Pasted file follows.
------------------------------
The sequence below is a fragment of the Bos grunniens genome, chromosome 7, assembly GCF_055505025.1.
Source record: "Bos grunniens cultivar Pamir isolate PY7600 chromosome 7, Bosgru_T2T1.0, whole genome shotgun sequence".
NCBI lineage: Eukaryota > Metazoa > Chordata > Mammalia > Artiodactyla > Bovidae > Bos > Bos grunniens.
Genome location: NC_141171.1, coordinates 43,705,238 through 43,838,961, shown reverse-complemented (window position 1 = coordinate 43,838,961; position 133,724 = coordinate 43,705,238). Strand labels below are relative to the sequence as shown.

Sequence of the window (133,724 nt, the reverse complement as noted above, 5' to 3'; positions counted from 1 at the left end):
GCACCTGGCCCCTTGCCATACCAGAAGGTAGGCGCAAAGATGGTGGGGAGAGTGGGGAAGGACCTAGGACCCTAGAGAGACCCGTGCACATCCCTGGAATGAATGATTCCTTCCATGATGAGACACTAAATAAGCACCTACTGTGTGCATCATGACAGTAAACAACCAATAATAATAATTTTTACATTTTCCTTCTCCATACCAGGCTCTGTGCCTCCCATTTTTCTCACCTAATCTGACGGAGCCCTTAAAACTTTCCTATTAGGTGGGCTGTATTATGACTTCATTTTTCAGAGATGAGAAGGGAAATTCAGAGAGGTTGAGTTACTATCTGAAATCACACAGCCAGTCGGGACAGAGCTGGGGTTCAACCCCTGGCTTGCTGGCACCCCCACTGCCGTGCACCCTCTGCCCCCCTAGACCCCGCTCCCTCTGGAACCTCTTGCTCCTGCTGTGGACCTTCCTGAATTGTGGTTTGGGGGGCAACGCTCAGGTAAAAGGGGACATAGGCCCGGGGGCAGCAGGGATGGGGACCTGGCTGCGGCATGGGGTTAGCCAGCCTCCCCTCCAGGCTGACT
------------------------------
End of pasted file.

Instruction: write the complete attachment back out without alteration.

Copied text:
The sequence below is a fragment of the Bos grunniens genome, chromosome 7, assembly GCF_055505025.1.
Source record: "Bos grunniens cultivar Pamir isolate PY7600 chromosome 7, Bosgru_T2T1.0, whole genome shotgun sequence".
NCBI lineage: Eukaryota > Metazoa > Chordata > Mammalia > Artiodactyla > Bovidae > Bos > Bos grunniens.
Genome location: NC_141171.1, coordinates 43,705,238 through 43,838,961, shown reverse-complemented (window position 1 = coordinate 43,838,961; position 133,724 = coordinate 43,705,238). Strand labels below are relative to the sequence as shown.

Sequence of the window (133,724 nt, the reverse complement as noted above, 5' to 3'; positions counted from 1 at the left end):
GCACCTGGCCCCTTGCCATACCAGAAGGTAGGCGCAAAGATGGTGGGGAGAGTGGGGAAGGACCTAGGACCCTAGAGAGACCCGTGCACATCCCTGGAATGAATGATTCCTTCCATGATGAGACACTAAATAAGCACCTACTGTGTGCATCATGACAGTAAACAACCAATAATAATAATTTTTACATTTTCCTTCTCCATACCAGGCTCTGTGCCTCCCATTTTTCTCACCTAATCTGACGGAGCCCTTAAAACTTTCCTATTAGGTGGGCTGTATTATGACTTCATTTTTCAGAGATGAGAAGGGAAATTCAGAGAGGTTGAGTTACTATCTGAAATCACACAGCCAGTCGGGACAGAGCTGGGGTTCAACCCCTGGCTTGCTGGCACCCCCACTGCCGTGCACCCTCTGCCCCCCTAGACCCCGCTCCCTCTGGAACCTCTTGCTCCTGCTGTGGACCTTCCTGAATTGTGGTTTGGGGGGCAACGCTCAGGTAAAAGGGGACATAGGCCCGGGGGCAGCAGGGATGGGGACCTGGCTGCGGCATGGGGTTAGCCAGCCTCCCCTCCAGGCTGACT